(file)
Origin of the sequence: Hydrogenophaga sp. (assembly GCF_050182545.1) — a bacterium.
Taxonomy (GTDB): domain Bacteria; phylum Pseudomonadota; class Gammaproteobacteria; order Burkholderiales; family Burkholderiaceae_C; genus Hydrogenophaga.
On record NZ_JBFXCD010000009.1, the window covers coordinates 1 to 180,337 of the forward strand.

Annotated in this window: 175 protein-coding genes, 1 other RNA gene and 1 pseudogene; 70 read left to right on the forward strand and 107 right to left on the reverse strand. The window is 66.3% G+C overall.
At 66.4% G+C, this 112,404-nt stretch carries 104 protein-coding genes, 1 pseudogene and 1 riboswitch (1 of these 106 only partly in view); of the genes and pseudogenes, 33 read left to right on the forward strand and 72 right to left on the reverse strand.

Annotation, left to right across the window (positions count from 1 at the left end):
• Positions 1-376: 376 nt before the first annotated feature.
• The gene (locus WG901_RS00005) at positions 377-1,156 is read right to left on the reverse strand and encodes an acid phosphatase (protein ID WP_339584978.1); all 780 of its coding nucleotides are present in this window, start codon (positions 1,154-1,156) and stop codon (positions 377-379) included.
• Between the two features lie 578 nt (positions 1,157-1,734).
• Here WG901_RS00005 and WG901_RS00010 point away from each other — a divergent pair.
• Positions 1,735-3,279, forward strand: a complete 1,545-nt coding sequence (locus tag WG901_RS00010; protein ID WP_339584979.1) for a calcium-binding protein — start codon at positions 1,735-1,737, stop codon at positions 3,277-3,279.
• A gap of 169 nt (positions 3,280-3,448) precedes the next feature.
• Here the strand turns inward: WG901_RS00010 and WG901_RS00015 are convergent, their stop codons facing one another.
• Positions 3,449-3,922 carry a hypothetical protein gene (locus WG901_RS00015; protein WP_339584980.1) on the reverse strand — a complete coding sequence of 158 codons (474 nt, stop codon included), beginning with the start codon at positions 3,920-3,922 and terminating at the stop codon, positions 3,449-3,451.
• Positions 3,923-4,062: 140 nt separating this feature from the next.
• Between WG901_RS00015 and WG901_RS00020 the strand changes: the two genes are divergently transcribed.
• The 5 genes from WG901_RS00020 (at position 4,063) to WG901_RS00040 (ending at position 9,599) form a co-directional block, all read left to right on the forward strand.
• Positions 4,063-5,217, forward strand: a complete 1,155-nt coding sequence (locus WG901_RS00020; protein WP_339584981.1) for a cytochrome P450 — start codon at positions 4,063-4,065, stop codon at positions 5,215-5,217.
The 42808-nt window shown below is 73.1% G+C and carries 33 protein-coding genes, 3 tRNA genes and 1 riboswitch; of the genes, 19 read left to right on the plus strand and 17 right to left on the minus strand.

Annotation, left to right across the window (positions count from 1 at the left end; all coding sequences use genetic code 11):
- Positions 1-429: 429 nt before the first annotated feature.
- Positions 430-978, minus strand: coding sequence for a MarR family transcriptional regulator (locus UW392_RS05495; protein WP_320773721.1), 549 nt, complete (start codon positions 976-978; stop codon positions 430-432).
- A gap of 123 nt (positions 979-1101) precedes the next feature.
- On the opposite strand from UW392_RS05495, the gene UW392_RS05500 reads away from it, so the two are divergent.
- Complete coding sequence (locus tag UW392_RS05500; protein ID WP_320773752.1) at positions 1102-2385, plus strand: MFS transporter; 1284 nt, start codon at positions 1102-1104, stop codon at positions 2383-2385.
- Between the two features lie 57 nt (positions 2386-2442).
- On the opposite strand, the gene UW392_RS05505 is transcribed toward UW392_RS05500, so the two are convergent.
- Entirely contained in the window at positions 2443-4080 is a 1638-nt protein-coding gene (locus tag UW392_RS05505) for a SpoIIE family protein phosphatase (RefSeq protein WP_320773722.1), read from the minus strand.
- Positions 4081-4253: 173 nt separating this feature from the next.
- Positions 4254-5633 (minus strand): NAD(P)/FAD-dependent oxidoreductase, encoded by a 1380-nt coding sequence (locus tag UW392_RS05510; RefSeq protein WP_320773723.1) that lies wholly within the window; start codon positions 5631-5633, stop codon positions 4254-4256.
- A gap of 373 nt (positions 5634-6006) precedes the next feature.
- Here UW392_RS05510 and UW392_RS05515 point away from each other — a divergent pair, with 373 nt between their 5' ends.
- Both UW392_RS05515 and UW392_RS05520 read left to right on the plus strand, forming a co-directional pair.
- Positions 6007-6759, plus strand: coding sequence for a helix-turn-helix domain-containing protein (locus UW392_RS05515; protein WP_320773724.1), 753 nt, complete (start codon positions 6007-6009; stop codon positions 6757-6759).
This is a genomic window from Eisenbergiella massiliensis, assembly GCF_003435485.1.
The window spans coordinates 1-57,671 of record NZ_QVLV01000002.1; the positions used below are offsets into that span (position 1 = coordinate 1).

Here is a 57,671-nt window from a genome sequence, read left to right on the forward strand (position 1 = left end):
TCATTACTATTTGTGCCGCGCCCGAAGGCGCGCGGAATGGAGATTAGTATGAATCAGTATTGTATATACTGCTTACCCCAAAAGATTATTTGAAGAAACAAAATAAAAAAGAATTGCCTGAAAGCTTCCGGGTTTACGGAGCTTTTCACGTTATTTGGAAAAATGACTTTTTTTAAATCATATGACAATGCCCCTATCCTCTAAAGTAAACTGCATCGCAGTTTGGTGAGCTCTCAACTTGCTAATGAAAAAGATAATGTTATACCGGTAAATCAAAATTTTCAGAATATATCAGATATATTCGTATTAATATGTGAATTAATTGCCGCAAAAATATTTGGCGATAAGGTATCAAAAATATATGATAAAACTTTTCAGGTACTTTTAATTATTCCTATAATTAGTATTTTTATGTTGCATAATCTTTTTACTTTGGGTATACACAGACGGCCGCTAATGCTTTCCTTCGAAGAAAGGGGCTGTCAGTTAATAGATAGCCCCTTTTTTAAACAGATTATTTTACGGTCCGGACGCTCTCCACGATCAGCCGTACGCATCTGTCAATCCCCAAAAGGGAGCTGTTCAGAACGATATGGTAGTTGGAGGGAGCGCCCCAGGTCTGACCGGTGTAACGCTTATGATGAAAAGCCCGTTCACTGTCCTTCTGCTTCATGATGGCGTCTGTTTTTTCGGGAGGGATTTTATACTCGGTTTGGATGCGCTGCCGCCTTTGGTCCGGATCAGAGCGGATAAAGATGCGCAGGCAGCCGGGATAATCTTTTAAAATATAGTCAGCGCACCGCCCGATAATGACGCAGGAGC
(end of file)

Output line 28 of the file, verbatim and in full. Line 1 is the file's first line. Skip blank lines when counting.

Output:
- Entirely contained in the window at positions 2443-4080 is a 1638-nt protein-coding gene (locus tag UW392_RS05505) for a SpoIIE family protein phosphatase (RefSeq protein WP_320773722.1), read from the minus strand.